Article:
Frontiers in Public Health 07/2014; 2:83. DOI:10.3389/fpubh.2014.00083
"BHPs frequently expressed the pressure to balance shorter appointment length and fewer visits with the provision of evidence-based interventions and measurement-based care. Studies have repeatedly demonstrated that patients visit a PC-MHI provider, on average, 2–3 times
[14,16,18]. Currently, the only robust evidence base for treatment with such limited number of appointments is for the brief treatment of Alcohol Use Disorders
[Show abstract][Hide abstract] ABSTRACT: Background
Co-located, collaborative care (CCC) is one component of VA’s model of Integrated Primary Care that embeds behavioral health providers (BHPs) into primary care clinics to treat commonly occurring mental health concerns among Veterans. Key features of the CCC model include time-limited, brief treatments (up to 6 encounters of 30 minutes each) and emphasis on multi-dimensional functional assessment. Although CCC is a mandated model of care, the barriers and facilitators to implementing this approach as identified from the perspective of BHPs have not been previously identified.
This secondary data analysis used interview data captured as part of a quality improvement project in 2008. Fourteen BHPs (48% of providers in a regional VA network) agreed to participate in a 30-minute, semi-structured phone interview. The interview included questions about their perceived role as a CCC provider, depiction of usual practice styles and behaviors, and perceptions of typical barriers and facilitators to providing behavioral healthcare to Veterans in CCC. Interviews were transcribed verbatim into a text database and analyzed using grounded theory.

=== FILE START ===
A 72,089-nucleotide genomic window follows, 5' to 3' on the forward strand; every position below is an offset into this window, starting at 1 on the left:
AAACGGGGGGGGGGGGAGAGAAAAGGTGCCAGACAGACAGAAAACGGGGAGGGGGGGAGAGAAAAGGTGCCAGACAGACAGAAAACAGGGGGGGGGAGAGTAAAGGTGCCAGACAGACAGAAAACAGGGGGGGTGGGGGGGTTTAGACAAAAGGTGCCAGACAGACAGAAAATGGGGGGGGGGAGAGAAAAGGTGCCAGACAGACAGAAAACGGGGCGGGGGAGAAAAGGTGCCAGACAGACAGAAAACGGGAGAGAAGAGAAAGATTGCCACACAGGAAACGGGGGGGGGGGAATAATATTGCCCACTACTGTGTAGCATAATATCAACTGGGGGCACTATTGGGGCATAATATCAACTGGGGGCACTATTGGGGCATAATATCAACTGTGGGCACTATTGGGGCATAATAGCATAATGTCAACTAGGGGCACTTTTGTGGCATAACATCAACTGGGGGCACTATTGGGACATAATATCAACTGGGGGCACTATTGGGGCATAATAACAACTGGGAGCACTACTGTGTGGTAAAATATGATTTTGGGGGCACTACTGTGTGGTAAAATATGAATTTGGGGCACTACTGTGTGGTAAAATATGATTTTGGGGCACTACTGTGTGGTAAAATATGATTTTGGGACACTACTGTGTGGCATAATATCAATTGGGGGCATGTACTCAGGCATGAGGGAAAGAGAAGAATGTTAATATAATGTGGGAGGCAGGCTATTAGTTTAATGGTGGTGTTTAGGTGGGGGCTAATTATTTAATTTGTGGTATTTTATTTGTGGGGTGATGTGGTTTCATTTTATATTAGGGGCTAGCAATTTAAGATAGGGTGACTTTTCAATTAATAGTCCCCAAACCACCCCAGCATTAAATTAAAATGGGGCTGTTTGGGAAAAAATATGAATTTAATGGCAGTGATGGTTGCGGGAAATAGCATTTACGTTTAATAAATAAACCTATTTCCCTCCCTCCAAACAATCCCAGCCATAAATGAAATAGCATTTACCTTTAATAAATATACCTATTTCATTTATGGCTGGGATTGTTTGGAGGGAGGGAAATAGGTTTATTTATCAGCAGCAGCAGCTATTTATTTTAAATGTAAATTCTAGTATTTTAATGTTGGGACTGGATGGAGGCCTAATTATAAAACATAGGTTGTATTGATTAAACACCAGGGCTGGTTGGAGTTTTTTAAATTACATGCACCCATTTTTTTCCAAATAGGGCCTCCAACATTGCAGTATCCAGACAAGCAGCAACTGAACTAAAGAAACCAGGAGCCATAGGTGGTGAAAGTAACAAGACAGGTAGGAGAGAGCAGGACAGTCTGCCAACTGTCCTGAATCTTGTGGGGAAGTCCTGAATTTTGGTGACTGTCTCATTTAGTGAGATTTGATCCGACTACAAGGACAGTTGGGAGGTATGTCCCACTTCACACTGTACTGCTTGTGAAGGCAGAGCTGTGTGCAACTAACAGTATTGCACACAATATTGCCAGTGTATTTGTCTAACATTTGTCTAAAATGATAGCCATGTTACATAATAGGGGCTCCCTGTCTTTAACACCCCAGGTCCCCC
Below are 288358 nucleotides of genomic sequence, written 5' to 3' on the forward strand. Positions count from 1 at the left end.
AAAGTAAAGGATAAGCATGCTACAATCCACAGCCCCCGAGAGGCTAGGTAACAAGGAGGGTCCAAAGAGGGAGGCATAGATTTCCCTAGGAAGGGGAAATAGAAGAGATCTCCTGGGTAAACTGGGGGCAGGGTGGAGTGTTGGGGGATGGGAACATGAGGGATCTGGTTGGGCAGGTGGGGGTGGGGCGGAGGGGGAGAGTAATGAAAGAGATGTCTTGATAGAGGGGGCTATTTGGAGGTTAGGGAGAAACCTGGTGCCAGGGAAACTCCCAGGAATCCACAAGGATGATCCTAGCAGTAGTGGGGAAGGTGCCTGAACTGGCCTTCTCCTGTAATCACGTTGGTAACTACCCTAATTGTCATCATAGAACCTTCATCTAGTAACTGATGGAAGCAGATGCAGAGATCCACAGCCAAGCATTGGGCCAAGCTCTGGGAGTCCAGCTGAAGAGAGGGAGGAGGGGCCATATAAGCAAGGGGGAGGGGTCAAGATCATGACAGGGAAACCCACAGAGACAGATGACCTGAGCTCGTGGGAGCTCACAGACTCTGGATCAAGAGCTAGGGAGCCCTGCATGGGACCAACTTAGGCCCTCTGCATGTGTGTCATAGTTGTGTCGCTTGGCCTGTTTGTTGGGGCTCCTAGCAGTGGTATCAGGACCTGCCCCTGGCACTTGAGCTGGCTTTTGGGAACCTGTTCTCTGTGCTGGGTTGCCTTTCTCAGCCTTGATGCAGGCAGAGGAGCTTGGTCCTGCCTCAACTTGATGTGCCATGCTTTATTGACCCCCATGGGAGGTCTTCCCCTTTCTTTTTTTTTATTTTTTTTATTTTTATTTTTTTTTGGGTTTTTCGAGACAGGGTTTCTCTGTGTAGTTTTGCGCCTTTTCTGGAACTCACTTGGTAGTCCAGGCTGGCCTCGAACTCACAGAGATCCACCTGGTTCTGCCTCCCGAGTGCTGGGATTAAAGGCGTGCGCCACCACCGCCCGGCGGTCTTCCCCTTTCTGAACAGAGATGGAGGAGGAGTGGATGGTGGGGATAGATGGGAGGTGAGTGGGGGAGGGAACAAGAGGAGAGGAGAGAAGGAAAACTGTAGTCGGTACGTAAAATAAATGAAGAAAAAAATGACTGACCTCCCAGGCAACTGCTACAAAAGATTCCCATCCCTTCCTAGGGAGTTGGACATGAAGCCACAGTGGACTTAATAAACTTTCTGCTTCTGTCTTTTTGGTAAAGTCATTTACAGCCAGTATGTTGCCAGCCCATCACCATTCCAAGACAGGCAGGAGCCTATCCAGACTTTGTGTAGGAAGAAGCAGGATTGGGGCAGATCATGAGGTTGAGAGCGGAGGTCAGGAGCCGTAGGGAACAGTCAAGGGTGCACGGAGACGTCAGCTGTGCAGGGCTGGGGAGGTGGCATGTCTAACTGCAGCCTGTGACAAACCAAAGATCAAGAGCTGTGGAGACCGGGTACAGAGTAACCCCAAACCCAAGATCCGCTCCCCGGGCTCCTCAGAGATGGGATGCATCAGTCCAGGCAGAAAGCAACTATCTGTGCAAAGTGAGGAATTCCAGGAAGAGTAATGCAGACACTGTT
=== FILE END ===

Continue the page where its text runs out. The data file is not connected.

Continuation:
Six main categories emerged from the analysis: (a) Working in the VA Context, (b) Managing Access to Care on the Front Line, (c) Assessing a Care Trajectory, (d) Developing a Local Integrated Model, (e) Working in Collaborative Teams, and (f) Being a Behavioral Health Generalist. These categories pointed to system, clinic, and provider level factors that impacted BHP’s role and ability to implement CCC. Across categories, participants identified ways in which they provided Veteran-centered care within variable environments.
This study provided a contextualized account of the experiences of BHP’s in CCC. Results suggest that these providers play a multifaceted role in delivering clinical services to Veterans while also acting as an interdependent component of the larger VA behavioral health and primary care systems. Based on the inherent challenges of enacting this role, BHPs in CCC may benefit from additional implementation support in their effort to promote health care integration and to increase access to patient-centered care in their local clinics.